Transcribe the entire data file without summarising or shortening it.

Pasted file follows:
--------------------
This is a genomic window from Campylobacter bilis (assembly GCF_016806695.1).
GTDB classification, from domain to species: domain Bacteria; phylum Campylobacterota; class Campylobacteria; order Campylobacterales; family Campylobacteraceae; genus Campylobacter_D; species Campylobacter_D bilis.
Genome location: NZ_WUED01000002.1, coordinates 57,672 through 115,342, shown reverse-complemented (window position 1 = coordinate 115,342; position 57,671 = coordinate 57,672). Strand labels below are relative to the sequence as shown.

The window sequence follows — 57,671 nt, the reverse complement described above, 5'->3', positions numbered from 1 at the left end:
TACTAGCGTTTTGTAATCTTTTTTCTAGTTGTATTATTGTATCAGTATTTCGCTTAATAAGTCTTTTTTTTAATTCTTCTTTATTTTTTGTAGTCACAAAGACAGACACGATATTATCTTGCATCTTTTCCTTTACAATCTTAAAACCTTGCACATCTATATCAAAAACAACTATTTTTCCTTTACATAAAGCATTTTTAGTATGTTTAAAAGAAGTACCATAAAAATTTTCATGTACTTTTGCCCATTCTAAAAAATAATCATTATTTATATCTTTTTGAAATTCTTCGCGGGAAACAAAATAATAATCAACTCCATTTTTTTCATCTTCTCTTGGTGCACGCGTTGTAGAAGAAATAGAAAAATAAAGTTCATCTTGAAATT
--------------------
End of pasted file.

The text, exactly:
This is a genomic window from Campylobacter bilis (assembly GCF_016806695.1).
GTDB classification, from domain to species: domain Bacteria; phylum Campylobacterota; class Campylobacteria; order Campylobacterales; family Campylobacteraceae; genus Campylobacter_D; species Campylobacter_D bilis.
Genome location: NZ_WUED01000002.1, coordinates 57,672 through 115,342, shown reverse-complemented (window position 1 = coordinate 115,342; position 57,671 = coordinate 57,672). Strand labels below are relative to the sequence as shown.

The window sequence follows — 57,671 nt, the reverse complement described above, 5'->3', positions numbered from 1 at the left end:
TACTAGCGTTTTGTAATCTTTTTTCTAGTTGTATTATTGTATCAGTATTTCGCTTAATAAGTCTTTTTTTTAATTCTTCTTTATTTTTTGTAGTCACAAAGACAGACACGATATTATCTTGCATCTTTTCCTTTACAATCTTAAAACCTTGCACATCTATATCAAAAACAACTATTTTTCCTTTACATAAAGCATTTTTAGTATGTTTAAAAGAAGTACCATAAAAATTTTCATGTACTTTTGCCCATTCTAAAAAATAATCATTATTTATATCTTTTTGAAATTCTTCGCGGGAAACAAAATAATAATCAACTCCATTTTTTTCATCTTCTCTTGGTGCACGCGTTGTAGAAGAAATAGAAAAATAAAGTTCATCTTGAAATT